711.93/11–3045: Telegram

The Acting Political Adviser in Japan ( Atcheson ) to the Secretary of State

177. John Service9 and I are identified with the resignation of Ambassador Hurley in meager and confusing reports which have been published here.

It is reported that Mr. Hurley charged that Chinese Communists had been advised by some Foreign Service Officers against reconciliation with the Chinese Central Government; that we “continue to interfere with the affairs of China” here in Tokyo.

It is reported also that an announcement has been made by the Department that in the “dispute with career diplomats” it is siding with Mr. Hurley and that an investigation will be made by Congress.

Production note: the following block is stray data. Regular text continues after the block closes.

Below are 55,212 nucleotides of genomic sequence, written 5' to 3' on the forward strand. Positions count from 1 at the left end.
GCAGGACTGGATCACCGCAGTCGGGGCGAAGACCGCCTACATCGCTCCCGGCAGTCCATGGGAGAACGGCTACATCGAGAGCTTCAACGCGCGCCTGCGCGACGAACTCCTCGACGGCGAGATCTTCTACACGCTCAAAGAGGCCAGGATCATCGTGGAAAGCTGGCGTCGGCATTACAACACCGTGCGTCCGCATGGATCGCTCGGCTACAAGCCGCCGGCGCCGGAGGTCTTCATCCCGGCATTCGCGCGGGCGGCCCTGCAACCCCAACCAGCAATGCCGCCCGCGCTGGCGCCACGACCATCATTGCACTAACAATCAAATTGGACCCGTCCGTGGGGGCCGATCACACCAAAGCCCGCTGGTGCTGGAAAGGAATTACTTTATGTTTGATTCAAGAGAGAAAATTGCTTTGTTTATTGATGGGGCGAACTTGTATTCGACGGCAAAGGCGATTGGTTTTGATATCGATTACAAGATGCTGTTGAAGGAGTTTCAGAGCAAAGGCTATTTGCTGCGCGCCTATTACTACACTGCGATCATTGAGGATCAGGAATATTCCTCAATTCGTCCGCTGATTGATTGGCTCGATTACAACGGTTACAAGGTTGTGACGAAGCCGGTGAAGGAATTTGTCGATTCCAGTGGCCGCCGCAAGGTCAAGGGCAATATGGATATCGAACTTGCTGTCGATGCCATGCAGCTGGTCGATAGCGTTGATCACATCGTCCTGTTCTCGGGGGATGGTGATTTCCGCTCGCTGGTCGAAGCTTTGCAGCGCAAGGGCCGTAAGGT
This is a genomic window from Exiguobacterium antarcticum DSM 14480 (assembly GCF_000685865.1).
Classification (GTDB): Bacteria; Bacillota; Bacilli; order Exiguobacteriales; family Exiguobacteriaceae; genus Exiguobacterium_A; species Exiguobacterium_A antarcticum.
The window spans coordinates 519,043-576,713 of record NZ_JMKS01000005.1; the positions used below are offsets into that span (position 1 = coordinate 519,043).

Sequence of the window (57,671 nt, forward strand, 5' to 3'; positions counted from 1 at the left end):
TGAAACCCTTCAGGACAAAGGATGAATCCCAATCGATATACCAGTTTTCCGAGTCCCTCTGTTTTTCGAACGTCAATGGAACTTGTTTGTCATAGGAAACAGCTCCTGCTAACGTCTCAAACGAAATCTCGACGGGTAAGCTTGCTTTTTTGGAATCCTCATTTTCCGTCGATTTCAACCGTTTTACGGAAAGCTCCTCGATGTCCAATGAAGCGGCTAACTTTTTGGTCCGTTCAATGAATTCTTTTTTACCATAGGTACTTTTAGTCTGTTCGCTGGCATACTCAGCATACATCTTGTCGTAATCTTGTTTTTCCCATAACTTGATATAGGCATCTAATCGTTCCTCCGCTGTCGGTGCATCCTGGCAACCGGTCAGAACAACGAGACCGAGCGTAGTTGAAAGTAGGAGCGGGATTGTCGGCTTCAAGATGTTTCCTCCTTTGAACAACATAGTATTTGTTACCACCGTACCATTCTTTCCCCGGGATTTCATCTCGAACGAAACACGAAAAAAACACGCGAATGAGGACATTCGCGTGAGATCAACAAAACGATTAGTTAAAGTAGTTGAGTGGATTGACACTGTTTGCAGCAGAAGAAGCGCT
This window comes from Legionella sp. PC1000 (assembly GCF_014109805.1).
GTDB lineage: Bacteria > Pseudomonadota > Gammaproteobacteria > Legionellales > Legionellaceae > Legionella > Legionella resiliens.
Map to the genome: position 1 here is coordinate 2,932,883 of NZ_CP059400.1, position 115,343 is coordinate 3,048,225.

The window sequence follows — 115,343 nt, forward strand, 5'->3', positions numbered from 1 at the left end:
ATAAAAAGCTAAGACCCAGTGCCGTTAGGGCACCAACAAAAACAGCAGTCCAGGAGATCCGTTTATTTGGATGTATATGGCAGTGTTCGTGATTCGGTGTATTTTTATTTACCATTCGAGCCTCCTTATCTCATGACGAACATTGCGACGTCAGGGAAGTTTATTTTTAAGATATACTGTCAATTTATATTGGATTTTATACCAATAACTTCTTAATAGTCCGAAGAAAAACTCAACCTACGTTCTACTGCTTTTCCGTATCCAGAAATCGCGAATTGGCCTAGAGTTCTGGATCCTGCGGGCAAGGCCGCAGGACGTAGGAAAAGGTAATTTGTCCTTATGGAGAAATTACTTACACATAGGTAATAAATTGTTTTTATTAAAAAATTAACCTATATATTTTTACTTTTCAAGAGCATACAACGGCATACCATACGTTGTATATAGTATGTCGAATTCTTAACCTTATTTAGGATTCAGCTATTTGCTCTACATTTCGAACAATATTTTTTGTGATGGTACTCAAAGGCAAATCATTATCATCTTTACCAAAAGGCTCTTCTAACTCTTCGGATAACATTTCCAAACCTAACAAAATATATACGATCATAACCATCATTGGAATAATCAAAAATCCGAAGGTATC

Some clarification would be greatly appreciated as these reports are incomprehensible.

We very much regret that we have become the objects of this publicity and we certainly have no desire to enter into any public [Page 727] dispute. However, if these ridiculous contentions have actually been made by Mr. Hurley, it is our suggestion that the best means of dispelling them would be to produce the record which, regarding my reports, would start with my long telegram which I sent from Chungking at the end of May 194310 in which I described the difficulties in China and the immediate and additional assistance to the Generalissimo and his Government.

  1. Foreign Service Officer assigned to the Office of the Acting Political Adviser in Japan.
  2. No. 803, May 28, 1943, 4 p.m., Foreign Relations, 1943, China, p. 57.